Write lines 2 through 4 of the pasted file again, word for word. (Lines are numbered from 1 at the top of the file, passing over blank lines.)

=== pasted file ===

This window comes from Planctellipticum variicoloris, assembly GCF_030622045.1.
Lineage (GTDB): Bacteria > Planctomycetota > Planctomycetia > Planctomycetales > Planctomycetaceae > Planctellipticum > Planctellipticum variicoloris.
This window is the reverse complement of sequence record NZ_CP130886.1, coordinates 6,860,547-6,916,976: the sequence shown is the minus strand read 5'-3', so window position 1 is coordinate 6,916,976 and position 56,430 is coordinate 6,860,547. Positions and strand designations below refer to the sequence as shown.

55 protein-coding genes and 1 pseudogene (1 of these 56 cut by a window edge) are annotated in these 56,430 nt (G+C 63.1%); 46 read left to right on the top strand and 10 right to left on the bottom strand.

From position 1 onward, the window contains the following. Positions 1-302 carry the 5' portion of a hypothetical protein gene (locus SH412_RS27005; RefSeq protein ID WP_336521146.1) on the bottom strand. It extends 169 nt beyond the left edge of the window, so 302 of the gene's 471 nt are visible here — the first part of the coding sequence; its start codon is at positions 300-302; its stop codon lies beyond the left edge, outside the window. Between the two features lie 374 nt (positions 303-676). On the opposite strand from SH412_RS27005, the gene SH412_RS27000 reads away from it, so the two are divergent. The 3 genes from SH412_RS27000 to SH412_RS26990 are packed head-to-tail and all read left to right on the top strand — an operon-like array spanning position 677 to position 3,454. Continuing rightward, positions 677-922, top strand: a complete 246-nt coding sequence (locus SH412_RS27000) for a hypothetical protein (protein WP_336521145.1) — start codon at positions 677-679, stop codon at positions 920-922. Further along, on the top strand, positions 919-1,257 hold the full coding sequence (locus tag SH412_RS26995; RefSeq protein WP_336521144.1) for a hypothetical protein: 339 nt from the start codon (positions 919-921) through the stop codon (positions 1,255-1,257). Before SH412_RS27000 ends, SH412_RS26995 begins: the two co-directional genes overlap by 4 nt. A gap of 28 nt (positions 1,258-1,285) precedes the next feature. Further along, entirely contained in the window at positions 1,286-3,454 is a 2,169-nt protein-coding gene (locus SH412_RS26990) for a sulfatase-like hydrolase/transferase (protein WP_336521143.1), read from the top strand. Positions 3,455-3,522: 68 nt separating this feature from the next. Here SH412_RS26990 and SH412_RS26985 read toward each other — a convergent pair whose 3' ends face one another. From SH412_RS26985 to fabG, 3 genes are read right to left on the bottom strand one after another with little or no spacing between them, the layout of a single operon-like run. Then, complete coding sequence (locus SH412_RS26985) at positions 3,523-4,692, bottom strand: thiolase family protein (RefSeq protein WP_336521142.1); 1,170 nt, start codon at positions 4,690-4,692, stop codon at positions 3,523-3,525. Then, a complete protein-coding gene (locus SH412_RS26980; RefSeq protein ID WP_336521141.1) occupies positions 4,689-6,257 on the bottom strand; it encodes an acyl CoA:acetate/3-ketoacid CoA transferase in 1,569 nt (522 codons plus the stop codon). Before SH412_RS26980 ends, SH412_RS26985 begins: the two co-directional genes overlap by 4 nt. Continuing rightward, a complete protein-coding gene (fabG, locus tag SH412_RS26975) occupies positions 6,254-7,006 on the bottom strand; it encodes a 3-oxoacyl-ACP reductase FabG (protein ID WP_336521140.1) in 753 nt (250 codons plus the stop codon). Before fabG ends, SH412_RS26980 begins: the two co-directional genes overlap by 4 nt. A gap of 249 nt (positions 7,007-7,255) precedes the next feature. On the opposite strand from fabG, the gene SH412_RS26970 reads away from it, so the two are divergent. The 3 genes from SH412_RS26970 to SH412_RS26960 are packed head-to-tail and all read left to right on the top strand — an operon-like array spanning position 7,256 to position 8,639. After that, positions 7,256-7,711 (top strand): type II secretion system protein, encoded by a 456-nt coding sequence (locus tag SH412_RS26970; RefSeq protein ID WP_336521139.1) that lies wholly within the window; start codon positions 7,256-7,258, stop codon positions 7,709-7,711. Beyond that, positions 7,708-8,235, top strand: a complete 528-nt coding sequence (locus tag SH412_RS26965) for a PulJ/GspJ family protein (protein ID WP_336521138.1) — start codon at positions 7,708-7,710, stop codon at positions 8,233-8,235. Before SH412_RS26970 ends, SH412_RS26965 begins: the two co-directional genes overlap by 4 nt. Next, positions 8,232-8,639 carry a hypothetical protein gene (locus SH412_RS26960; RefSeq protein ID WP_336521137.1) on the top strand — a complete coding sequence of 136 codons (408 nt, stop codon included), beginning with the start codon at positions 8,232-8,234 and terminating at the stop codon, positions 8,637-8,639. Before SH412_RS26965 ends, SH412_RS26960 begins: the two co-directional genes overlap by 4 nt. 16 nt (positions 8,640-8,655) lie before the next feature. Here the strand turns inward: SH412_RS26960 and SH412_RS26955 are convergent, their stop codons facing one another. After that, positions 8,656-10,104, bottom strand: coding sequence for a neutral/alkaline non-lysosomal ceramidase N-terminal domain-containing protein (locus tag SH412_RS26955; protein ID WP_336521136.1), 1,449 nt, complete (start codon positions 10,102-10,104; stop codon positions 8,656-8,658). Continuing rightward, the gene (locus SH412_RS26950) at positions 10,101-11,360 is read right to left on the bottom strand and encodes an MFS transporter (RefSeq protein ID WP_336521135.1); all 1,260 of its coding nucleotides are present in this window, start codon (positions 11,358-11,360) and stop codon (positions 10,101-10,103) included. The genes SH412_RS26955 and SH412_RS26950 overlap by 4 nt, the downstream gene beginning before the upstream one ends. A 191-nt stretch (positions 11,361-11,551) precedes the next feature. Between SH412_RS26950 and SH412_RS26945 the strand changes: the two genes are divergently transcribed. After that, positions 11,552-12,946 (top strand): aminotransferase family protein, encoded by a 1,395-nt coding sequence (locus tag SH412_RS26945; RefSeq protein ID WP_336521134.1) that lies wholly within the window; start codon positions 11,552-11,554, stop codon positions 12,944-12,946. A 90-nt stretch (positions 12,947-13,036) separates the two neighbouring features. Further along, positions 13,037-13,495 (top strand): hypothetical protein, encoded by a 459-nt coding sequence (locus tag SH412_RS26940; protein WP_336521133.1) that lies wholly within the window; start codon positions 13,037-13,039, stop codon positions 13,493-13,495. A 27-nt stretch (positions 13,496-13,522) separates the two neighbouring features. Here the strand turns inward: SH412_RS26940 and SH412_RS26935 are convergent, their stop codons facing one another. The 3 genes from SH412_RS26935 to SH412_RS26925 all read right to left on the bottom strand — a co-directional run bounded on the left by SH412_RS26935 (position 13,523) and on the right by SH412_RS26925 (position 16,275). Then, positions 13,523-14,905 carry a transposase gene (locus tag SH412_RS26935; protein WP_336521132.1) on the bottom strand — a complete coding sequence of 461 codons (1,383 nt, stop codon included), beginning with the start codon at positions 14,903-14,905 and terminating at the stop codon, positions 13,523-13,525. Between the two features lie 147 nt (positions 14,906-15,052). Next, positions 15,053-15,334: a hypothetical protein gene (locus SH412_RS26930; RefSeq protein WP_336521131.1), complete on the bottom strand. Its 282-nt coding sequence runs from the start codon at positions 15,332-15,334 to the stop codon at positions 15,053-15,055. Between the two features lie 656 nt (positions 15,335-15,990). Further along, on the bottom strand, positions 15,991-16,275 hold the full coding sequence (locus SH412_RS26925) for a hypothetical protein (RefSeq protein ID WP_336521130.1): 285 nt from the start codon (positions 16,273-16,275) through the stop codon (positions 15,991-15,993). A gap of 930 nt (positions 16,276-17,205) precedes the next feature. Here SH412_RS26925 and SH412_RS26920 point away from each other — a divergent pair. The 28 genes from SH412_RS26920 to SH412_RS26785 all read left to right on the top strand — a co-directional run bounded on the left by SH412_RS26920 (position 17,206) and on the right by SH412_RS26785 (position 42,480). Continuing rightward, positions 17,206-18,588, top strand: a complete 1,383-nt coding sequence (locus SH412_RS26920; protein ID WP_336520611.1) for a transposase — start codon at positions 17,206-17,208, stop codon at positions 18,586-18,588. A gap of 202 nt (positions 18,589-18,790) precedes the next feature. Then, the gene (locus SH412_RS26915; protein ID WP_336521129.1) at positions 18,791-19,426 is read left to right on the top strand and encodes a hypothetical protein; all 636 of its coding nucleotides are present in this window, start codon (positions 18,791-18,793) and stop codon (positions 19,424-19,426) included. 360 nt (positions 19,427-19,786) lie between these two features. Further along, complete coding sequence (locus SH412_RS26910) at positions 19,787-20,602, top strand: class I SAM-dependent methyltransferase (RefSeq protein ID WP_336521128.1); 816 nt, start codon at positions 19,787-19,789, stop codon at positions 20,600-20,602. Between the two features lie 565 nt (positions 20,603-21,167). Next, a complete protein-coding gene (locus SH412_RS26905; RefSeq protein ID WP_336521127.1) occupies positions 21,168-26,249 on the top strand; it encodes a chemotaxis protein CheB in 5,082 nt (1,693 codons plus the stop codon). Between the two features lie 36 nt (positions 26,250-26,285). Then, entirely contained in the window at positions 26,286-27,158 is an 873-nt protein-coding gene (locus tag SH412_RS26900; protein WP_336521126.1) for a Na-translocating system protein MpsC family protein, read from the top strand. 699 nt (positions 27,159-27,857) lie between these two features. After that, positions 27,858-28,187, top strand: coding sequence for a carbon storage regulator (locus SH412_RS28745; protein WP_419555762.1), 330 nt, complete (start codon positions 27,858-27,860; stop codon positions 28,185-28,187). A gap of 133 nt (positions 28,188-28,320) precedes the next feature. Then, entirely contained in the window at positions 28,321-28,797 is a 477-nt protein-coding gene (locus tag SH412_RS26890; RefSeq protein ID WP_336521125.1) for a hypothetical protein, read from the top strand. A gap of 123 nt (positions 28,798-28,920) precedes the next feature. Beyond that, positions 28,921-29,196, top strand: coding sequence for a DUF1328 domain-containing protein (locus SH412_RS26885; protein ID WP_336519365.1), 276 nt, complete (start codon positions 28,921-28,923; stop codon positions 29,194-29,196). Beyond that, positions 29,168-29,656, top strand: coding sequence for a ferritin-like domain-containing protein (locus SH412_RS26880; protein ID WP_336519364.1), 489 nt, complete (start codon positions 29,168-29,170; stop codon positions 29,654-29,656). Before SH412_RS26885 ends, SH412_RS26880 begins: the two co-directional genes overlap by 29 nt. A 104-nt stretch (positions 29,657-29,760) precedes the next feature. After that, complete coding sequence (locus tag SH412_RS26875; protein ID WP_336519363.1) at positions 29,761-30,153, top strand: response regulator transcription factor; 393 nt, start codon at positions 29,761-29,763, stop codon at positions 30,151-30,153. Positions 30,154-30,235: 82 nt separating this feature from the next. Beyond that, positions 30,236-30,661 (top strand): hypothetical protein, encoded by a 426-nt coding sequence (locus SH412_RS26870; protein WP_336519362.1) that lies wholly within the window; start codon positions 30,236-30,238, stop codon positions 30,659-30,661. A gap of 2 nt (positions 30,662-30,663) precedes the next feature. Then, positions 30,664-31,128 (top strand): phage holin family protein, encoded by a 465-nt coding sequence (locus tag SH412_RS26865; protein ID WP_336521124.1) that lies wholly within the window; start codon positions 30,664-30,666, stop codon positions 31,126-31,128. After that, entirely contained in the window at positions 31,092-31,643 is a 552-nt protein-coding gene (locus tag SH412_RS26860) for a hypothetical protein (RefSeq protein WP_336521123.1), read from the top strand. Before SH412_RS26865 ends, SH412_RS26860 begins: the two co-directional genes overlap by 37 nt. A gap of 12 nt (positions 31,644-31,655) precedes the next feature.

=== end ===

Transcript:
Lineage (GTDB): Bacteria > Planctomycetota > Planctomycetia > Planctomycetales > Planctomycetaceae > Planctellipticum > Planctellipticum variicoloris.
This window is the reverse complement of sequence record NZ_CP130886.1, coordinates 6,860,547-6,916,976: the sequence shown is the minus strand read 5'-3', so window position 1 is coordinate 6,916,976 and position 56,430 is coordinate 6,860,547. Positions and strand designations below refer to the sequence as shown.

55 protein-coding genes and 1 pseudogene (1 of these 56 cut by a window edge) are annotated in these 56,430 nt (G+C 63.1%); 46 read left to right on the top strand and 10 right to left on the bottom strand.